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Customer Review

13 of 16 people found the following review helpful
2.0 out of 5 stars Revealing, 30 Jan. 2008
This review is from: Springtime For Germany: or How I Learned to Love Lederhosen (Paperback)

This book is quite revealing - and in this sense probably better than the author expected. And for sure different: It does reveal much more about the author than about Germany.

Yes, the author heads beyond the Monty-Python and The Sun cliches about Germany, but, unfortunately to get stuck in just some others. It is refreshing to read some funny words about the German Geistesgeschichte, how romanticism influenced German writers, artists, philosophers and probably also politicians. But explaining everything? Well, this is as if you would like to explain the sex life of British working class teenagers by referring back to Queen Victoria.
Okay, cliches are wonderful fun, got that, but a running gag might get slightly boring after maybe the first 200 pages - especially, when the idea behind it is so obviously wrong. One could call this attitude superficial.

The book also reveals a lot about how little the author knows about the world, and about his own Britain. Many examples presented as typical German are so abundant in the rest of the world, often, because they have been exported from the United States. Take the sex life: Yes, Germans are not exactly prudish, and for many of them it is
quite natural to swim or enter a sauna naked. This might indeed be something typical. But then this absence of subtlty and erotic in a swinger club, is this typical German? I wouldn't expect a US or British etablissement being a place of finesse or sophistication, not even a French one. And actually, when looking at Ann Summers Lingerie, female British students and Victoria Beckham, I am quite surprised to
read such a comment from a Brit.
Another one: The highly official German word for sex is something like "sex traffic". Well, not really erotic, I agree. But is sexual intercourse so much better? ;-) I think Germans use their word as much as the British theirs.
Actually, this whole language thing is rather ignorant: Yes, German has got the ability to connect words and thus to build really long words like
Arbeitnehmer-Entsendegesetz. But could at least the author of a book about Germany have the knowledge and fantasy to imagine that also we Germans don't like such monstrous words? Recognize that this ability of German sometimes helps to create short and elegant words were English need loads of "ofs"? Understand that a German bureaucrat's language is as dull as a UK bureaucrats language ("health and safety regulations") and pretty far away from world literature. But nothing, just the cliches again.
But, although a lot in the book is about sex, there are so many other things sold as typical German which they are not: Take the walking. Donald was so surprised of all the Germans on the Island of Ruegen, leaving their car and then walking for two or three miles to the famous cliffs. Well, one of the first things about Britain I read in my Lonely Planet was that Brits are keen walkers. And I have seen loads of them, along the North Norfolk coast, in Dartmoor or in Scotland. Could it be that the author never visited any such place in the UK?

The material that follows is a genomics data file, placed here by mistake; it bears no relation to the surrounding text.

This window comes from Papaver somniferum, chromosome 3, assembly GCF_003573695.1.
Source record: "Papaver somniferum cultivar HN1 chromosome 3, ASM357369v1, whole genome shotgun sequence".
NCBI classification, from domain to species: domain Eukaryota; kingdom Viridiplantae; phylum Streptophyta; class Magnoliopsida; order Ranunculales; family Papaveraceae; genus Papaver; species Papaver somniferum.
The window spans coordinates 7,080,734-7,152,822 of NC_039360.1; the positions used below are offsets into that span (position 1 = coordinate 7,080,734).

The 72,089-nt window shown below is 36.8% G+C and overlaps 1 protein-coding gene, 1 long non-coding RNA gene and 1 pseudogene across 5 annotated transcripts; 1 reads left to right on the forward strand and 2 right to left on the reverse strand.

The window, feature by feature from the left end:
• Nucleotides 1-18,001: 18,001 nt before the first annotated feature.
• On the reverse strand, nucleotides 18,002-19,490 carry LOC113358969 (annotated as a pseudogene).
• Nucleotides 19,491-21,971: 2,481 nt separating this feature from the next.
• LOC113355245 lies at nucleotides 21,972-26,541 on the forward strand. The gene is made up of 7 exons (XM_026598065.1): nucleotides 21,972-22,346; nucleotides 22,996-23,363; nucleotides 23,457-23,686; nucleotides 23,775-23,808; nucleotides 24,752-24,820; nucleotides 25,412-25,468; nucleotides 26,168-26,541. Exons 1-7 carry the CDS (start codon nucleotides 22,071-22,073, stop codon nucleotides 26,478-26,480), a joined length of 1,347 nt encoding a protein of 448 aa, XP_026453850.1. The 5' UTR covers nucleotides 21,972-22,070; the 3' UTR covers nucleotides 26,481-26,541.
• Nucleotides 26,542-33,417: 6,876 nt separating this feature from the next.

Another thing is the allegedly Puritan character of the Germans. Everything Donald sees is dominated by the Protestant work ethic. Maybe he learned about it at school. But he didn't learn that half of the Germans are Catholic and the German Lutheran church is much more laid back and liberal than, say, the Calvinist church or the puritanic variants in Scandinavia or Scotland. Or was the author mixing up the two words Puritan and Prussian? Quite similar, eh? But also the Prussian working ethic is quite different from its cliches, and again dominated only parts of Germany.

And then, for British readers maybe most important, the part about humour: Also here, Donald was stuck. You might get a flavour of the difference between German and British humour when you first go to a German and then to a British pub. The level of laughter will probably be the same in both places. But: The things people in Britain laugh about, are actually mostly funny. The author did not manage to get an idea of this typical teutonic sense of so-called humour which you will only understand when you spend new years eve in Germany and watch one of the public TV channel (not N3, they show Dinner for One). Furthermore, humour is Germany is (as everywhere) a very region specific and also class dependent thing. In Northern Germany, people have a quite deadpan humour without spending many words. In some areas of Southern Germany, instead, people are quite chatty. And, yes, others have no sense of humour at all. But nothing about regional or class influences, just the cliches again.

There are good bits in the book. I found the part about fairy tails nice. And the one about Trimmdichpfade very funny, also some others. But then, having everything pressed into this theory of romanticism, sounds as if the author were, well, a bit too German :-). So, even British readers who are looking for some nice German
bashing or for some new clichees might be disappointed.

I agree that the spelling in the book is dreadful. But it just tells another story about (the publisher and) a country, where newsreaders emphasise the second syllable in Sarkozy (and the first in Nicolas) and almost no graduate is fluent in a foreign language.

It would be fun reading a British book about Germany, getting to know new things about your home country, all the peculiarities you have never thought of, with passion and humour. But this is not what this book is about.

Douglas, Norwich, UK
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